Faster Than Truth
Faster Than Truth
I feel the need to explain further. “Listen, Ravi. I’m just being realistic here. I am a failure. I wrote fake news. Moi. I mean sure, I didn’t do it on purpose. I didn’t deliberately spin any facts. But what I did was straight-up rotten work. False. Shoddy. Stupid.” I could go on but my voice is cracking.
“Poor Declan,” she says.
That startles me. I look at her closely. Is she mocking me? I can’t tell. She’s not looking back. She’s putting her camera away. I need to know if she’s giving me sympathy or throwing shade. “Thanks?” I say.
She slings the camera strap over her shoulder and shrugs. No clues there.
“So,” I mutter. “That’s it, you’re going?”
She gives me a cool look and turns away. Starts walking. Then she pauses and glances back over her shoulder. “Fake news is bad. But fake identities are worse.”
She’s gone by the time I reply, “What’s that supposed to mean?”
Declan has a passion for writing news stories, gritty, pay-attention stories that tell the truth. After graduating from high school, he wants to travel the world to report on stories that make people take notice, that make a difference. Now in grade eleven and the editor of the school newspaper, The Standard, Declan is busy cultivating his resume for what he hopes will be a great career in journalism. That is, until tired of slow-news days and facing a publishing deadline, Declan finds a story coming his way that is so “freaking hideous’ he pushes aside any niggling doubts of authenticity and publishes it.
Declan wonders if the story, which involves a proposal in an email from a school board member to the principal to embed electronic chips or ‘trackers’ in students, is legal. Smoke, a student who is known by everyone but is nobody’s friend, is the one who brings Declan the story. Smoke is a wild card, with his grey-streaked hair and smoky odour, but Declan’s initial reluctance to publish hearsay is overridden when Smoke shows him a photo capturing the incriminating evidence.
Ravi, a talented photographer and also on the student paper, creates the images for the story, and they set the edition to print. On their way home, Ravi can see Declan is excited. Declan feels the story is going to be big and is sure they will get an immediate response via way of social media as “people can respond in seconds”. Ravi, doesn’t share Declan’s excitement and is “not sure that’s a good thing.”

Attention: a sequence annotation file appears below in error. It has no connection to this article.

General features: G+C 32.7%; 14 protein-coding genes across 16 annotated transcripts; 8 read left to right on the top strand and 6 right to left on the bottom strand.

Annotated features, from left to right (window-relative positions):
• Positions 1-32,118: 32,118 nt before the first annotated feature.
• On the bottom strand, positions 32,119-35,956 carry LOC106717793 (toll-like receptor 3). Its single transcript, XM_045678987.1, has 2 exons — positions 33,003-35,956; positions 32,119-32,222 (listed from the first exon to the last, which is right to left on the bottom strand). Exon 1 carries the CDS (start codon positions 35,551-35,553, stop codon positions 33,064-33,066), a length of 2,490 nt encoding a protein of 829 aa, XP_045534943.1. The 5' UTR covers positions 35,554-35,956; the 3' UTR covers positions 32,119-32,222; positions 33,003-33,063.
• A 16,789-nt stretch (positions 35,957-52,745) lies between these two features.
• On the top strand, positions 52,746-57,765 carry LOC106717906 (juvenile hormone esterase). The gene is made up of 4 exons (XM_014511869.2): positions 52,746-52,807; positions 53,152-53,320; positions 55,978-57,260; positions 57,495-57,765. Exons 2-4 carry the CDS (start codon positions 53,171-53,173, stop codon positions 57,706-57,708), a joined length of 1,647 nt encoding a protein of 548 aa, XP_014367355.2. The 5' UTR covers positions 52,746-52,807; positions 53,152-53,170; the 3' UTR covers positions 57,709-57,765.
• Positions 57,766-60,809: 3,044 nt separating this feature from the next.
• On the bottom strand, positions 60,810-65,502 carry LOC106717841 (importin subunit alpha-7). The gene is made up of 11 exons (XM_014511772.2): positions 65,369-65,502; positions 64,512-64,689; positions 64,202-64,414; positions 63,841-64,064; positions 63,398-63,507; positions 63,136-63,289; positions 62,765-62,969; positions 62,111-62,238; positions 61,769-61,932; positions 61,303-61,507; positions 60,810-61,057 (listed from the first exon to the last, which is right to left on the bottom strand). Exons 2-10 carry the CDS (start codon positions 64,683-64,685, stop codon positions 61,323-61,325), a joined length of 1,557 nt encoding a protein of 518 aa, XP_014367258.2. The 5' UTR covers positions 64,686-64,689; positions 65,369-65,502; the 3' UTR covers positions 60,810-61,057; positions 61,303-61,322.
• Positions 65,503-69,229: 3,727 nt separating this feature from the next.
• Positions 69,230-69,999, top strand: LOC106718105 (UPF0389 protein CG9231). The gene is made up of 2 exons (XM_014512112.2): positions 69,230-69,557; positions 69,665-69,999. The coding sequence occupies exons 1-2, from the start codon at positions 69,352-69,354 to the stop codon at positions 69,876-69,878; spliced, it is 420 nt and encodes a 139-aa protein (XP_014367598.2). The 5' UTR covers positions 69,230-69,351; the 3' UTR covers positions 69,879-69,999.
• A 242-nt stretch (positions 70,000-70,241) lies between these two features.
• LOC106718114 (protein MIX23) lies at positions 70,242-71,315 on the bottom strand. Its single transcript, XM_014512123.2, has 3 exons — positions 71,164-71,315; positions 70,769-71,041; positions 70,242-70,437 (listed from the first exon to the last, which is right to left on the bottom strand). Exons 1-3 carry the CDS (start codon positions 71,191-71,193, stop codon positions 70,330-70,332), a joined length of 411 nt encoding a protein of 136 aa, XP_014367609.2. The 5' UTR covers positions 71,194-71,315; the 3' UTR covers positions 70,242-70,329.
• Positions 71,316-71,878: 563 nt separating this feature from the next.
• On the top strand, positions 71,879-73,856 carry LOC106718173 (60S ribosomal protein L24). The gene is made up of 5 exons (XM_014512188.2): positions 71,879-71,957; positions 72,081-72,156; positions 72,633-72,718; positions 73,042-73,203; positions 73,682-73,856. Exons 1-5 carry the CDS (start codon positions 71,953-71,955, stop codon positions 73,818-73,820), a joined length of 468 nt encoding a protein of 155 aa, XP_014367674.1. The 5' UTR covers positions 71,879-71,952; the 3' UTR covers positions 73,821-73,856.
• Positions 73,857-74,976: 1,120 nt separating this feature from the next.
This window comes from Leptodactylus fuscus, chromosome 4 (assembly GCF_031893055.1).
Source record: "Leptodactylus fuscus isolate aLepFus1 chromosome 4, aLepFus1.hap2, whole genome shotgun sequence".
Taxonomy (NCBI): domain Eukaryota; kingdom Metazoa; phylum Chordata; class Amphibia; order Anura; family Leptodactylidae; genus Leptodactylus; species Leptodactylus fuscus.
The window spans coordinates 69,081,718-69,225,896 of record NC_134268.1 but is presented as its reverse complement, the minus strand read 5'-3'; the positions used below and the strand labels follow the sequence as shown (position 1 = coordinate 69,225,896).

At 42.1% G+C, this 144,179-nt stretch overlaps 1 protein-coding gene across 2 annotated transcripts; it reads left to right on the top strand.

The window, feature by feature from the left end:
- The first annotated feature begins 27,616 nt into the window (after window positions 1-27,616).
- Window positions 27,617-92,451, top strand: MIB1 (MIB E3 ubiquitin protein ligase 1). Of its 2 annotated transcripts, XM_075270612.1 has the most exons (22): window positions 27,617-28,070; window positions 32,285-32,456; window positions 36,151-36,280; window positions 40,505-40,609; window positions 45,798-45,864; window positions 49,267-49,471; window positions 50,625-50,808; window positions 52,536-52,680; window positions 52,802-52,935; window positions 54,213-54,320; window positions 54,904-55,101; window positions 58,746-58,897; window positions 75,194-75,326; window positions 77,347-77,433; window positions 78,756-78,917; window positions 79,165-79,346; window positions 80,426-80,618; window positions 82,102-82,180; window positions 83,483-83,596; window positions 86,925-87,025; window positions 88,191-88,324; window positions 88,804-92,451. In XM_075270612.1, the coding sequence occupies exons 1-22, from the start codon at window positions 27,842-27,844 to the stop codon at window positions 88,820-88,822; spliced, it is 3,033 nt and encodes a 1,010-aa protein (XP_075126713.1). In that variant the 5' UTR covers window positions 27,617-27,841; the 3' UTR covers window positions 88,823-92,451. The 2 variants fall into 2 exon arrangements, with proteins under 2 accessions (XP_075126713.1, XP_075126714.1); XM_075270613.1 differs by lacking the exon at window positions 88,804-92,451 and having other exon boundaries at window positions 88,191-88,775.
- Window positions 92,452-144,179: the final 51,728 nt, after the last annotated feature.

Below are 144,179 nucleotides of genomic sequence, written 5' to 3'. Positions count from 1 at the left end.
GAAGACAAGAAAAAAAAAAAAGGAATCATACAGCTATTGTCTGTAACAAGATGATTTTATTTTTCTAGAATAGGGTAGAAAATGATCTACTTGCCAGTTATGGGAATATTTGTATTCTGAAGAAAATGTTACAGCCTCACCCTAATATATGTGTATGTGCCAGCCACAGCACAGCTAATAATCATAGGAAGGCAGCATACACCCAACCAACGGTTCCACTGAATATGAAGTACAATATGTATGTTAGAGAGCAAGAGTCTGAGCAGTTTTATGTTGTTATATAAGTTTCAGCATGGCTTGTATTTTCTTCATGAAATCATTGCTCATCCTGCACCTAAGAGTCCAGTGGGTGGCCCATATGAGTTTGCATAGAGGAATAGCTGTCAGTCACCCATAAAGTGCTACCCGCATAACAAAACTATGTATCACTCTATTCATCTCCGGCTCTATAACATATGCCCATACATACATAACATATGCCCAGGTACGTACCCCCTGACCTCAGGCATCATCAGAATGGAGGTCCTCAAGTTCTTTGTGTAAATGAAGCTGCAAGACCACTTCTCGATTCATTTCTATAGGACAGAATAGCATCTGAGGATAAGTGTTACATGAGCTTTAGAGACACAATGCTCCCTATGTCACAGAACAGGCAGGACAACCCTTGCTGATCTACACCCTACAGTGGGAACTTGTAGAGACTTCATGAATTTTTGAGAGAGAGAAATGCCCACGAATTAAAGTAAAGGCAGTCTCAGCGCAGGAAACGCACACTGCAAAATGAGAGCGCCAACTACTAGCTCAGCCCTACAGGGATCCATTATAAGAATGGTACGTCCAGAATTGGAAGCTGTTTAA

By the time Principal Stewart discovers the story, it has gone viral with many responders damning the school, the establishment, anything they see as an injustice. But it is Declan who is the cause of the injustice and Principal Stewart, its victim. Declan is suspended, legal charges are being suggested and worst of all, the principal scoffs at Declan’s suggestion that he is a journalist, declaring, “No journalist worthy of the title would publish such shoddy work.” Declan has written fake news.
After resurrecting The Standard, a year ago, Mr. Lopez, the paper’s support teacher, expects them to hold the highest standard of journalism. His disappointment hits Declan the hardest, and Declan’s own self-recrimination causes him to write and post articles about the truth in media but all under a pseudonym. Ravi’s confronts Declan with the comment, “Fake news is bad. But fake identities are worse.”
Ravi loves seeing the truth as she looks through the camera lens and, thinking Smoke an interesting subject, she follows him. Ravi has captured an image of Smoke lighting a fire. When Ravi and Declan follow Smoke and catch him, they confront him and begin to understand that they’re not arson fires meant to damage buildings but are the burning of news articles. They lose hope. They stop seeing the good in the world.
In our current world where unverified sources and social media feeds sensational stories to the public, Faster Than Truth is a timely novel, one that highlights the damage that can be done when truth is not valued. The story moves quickly and will engage readers as they understand Declan’s need for approval and his passion for story. Ravi is a great equalizer, both talented but reasoned, and, through her, readers begin to see that not everything is as it seems. Smoke’s struggle with mental health will be relatable for some readers and a path to understanding for others.
Libby McKeever is a retired Youth Services Librarian from Whistler, British Columbia.